Potatoes in all their forms, from chips to hash, and roast to mash, are magical things. Mash them, stuff them, slice them thinly and bake them in a gratin, or roast them with duck fat, rosemary and flaky sea salt. Potatoes are for winter nights, cold, wet homecomings and comfort dinners.
Potatoes are at their best right now and so this month we have picked out the varieties that you’re likely to find in your local supermarket or food market and provided notes on what they are, how they taste, how to buy them, and what to do with them in the kitchen.
One of the most popular all-rounder potatoes with pink skin and pale yellow, firm flesh that holds its shape well so is excellent boiled, baked, mashed and in salads. Desiree potatoes are not the best choice for frying.
Dutch Creams are large, waxy oval potatoes with yellow flesh, thin skin and a rich, buttery flavour. They make for a beautiful, creamy mash or are just as delicious when roasted, boiled, baked and pureed.
A knobbly, finger-shaped waxy potato with yellow skin and a light yellow flesh with a buttery earthy taste. Great when boiled, steamed, roasted, and in salads but not recommended for frying or chips.
Like a classic little black dress, Pontiac potatoes are a very reliable all-rounder. Identify them by their pink skin and white flesh. Great to bake, roast, boil and mash but not recommended for frying.
Another great all-rounder, Sebago potatoes are long and oval shaped with white flesh and are one of the most common varieties of potatoes found in supermarkets around Australia. Sebago potatoes are best boiled, mashed, roasted, baked, mashed and fried for chips.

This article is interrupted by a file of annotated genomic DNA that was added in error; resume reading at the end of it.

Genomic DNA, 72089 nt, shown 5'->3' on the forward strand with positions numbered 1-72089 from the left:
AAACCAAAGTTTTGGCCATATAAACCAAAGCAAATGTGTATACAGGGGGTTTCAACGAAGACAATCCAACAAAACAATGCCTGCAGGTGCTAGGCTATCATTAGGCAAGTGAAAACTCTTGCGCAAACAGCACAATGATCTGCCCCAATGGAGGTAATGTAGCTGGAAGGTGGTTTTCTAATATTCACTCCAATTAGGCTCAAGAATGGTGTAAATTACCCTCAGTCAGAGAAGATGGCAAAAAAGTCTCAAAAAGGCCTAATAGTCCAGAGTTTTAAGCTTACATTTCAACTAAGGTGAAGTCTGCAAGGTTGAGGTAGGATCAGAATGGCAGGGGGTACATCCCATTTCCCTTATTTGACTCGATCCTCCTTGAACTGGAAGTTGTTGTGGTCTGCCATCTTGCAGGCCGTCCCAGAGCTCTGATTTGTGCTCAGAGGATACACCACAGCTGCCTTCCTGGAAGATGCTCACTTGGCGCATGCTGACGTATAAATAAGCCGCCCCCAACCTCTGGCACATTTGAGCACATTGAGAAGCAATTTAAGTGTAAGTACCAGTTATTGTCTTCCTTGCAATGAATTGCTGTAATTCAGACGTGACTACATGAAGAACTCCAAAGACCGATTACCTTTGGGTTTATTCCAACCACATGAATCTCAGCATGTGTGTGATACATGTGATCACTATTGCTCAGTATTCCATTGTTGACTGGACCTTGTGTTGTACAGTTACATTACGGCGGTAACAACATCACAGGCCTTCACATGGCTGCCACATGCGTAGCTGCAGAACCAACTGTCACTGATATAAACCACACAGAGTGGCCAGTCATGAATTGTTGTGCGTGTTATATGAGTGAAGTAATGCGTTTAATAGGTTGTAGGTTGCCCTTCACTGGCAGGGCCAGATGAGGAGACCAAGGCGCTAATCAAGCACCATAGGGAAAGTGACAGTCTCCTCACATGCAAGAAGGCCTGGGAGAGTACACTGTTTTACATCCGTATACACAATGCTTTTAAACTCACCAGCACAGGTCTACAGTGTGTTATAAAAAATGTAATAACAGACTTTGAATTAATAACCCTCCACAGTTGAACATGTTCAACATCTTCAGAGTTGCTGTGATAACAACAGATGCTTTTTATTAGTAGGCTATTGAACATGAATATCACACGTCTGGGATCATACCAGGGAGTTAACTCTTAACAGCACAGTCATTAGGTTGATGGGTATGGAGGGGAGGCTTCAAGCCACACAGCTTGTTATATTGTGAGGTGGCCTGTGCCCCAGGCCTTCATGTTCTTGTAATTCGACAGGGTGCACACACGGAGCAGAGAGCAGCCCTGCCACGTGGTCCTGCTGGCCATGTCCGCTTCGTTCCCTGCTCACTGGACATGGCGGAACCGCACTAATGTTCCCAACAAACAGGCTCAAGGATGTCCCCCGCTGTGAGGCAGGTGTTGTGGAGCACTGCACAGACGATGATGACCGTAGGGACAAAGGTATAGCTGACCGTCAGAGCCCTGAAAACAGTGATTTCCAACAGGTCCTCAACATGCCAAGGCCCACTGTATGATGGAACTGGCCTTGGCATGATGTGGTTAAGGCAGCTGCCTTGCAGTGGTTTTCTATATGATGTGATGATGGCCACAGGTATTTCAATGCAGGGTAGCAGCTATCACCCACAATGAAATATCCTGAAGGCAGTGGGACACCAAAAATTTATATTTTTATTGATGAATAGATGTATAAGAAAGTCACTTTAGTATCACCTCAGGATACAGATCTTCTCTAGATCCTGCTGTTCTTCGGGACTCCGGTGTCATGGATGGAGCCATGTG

New potatoes are freshly harvested potatoes that are small, have white skin and white, firm sweet flesh. They are all-rounders and great for boiling, steaming, pan frying, poaching and roasting.
How to Buy
When buying, potatoes should be firm, well shaped for their variety and blemish free. Do not buy potatoes that are sprouting or have cuts.
How to Store
Remove potatoes from plastic bags and store in a cool and dark ventilated area for up to two weeks. A green tinge to the skin of the potato is caused by a build-up of the chemical solanine, which occurs after exposure to too much light. This green area is toxic and has a bitter taste. If there is only a small amount of green, it can be cut off and discarded and the rest of the potato can be used. If a large section of the potato is green, discard the potato.
Now that you are an expert in the humble spud, it’s time to get cooking. Here are our favourite potato recipes:
Confit Duck and Potato Hash from Bellagio Cafe
Bubble and Squeak from Hobba
Monty Koludrovic’s Potato Gnocchi from Iceberg’s Dining Room
Duck Fat Fish & Chips from The Morrison Bar & Oyster Room
Galician Style Octopus from Robert Burns Hotel
What Else to Buy in July